How to attract investment and talent

At the headquarters of many multinationals, strategic investment decisions are taken today that will affect the future well-being of hundreds of territories and millions of families around the world.

Oliver Thansan
Oliver Thansan
03 April 2024 Wednesday 05:01
10 Reads
How to attract investment and talent

At the headquarters of many multinationals, strategic investment decisions are taken today that will affect the future well-being of hundreds of territories and millions of families around the world. These decisions aim to accommodate capital and talent where they are most efficient.

This process takes on special relevance at a time when two unprecedented situations converge. On the one hand, the need to order globalization in the face of growing geopolitical disinterest, redirecting investments towards friendly countries. On the other hand, the emergence of technologies, scientific advances and environmental regulations, which require globally locating businesses that did not exist before (AI, semiconductors, electric mobility, green hydrogen, robotics, 3D, biotechnology...).

Many of the criteria considered in making these decisions change across sectors. And the human factor always counts: the trust of the parent company in the local team is fundamental, and the relationship of the decision-makers with suppliers, partners or key customers or even with local politicians.

Other requirements are indeed general, and are recurrently found in the spreadsheets that precede any decision. Political stability and the strength of institutions and regulatory agencies is one. Another, the legal certainty and equal treatment granted to foreigners. And a third is the existence of an attractive tax framework for both corporate and personal tax, as it facilitates importing talent. The quality of university and technical training (our maligned professional training), necessary to incorporate local talent, is fundamental to deciding many investments. The quality and openness of the schools is also important, which influences the displacement of the families of managers and experts.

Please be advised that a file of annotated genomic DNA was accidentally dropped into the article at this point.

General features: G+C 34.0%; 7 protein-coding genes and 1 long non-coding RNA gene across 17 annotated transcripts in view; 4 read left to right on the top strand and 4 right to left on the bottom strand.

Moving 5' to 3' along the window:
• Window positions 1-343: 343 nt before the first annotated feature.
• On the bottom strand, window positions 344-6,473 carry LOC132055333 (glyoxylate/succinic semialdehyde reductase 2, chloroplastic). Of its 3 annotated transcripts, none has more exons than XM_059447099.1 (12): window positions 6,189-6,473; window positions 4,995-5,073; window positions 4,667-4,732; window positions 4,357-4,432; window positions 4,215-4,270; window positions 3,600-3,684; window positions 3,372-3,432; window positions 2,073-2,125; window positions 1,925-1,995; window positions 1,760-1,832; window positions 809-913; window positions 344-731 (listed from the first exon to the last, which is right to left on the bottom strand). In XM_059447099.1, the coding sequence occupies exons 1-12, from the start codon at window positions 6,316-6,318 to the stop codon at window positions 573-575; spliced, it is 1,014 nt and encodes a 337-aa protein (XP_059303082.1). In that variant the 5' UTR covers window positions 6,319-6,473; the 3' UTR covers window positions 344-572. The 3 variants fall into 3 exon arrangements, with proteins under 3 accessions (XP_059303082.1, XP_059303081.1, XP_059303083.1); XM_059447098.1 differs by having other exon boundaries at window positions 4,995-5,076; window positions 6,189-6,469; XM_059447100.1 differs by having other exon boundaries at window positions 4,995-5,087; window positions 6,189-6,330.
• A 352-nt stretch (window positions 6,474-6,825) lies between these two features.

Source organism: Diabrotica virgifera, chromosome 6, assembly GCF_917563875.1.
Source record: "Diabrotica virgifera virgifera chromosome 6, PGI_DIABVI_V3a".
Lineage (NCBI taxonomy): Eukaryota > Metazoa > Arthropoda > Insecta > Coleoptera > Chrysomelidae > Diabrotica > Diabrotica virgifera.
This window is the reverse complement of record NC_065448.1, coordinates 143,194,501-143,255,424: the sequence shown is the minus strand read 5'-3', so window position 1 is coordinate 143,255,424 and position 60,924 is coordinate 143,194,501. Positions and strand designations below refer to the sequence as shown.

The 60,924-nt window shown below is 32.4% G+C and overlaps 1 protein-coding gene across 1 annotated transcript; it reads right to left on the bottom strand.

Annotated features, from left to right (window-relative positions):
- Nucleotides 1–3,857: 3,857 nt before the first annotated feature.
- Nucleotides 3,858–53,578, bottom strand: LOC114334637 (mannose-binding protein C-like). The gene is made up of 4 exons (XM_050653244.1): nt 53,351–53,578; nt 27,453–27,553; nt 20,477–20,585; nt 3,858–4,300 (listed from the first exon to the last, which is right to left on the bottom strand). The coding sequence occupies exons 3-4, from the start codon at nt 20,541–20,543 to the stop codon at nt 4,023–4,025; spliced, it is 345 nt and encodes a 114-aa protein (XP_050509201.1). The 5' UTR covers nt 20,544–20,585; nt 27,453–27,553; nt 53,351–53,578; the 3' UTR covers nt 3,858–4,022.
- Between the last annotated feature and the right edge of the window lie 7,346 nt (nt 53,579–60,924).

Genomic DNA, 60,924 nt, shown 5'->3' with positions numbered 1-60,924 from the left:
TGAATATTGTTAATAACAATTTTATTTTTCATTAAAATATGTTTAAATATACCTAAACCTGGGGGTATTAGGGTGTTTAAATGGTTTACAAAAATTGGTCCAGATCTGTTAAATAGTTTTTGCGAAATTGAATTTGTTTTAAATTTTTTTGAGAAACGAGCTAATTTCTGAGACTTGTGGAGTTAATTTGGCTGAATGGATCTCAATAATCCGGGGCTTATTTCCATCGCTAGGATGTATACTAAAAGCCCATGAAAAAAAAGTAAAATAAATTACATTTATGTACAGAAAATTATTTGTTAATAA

The size of the market in which the resulting products will be sold without obstacles is also key (we count on the EU). The existence of sectoral specialization is always decisive, whether it comes from a pre-existing local business fabric or is the result of large public investments (and for this reason the importance of the Perte aimed at strengthening and creating specialization clusters). For many of these investments (for example, data centers or industrial investments) it will be essential to have safe and cheap sources of energy and, nowadays, of renewable origin (an overdue advantage for Spain). For others, an acceptable labor cost will be essential. In many investments, the quality of the infrastructures will be relevant (roads, trains, ports, airports, fiber optics...). In others, legal protection for research and innovation, tax incentives and its social prestige weigh more heavily.

A common element in all decisions is the agility of administrative procedures, as well as the political effort to reduce bureaucracy and paperwork. Of course the macroeconomic situation and good governance matter, as well as the strength of the banking system and financial markets. And finally, corruption is required to be eradicated and, more and more, a culture of effort, transparency and honesty.

Responsible political leaders compete around the world to pass this scrutiny. They know that these strategic investments will be followed by others, by local companies and other investors, shaping together, indelibly and for generations, the success or failure of cities, regions and entire countries.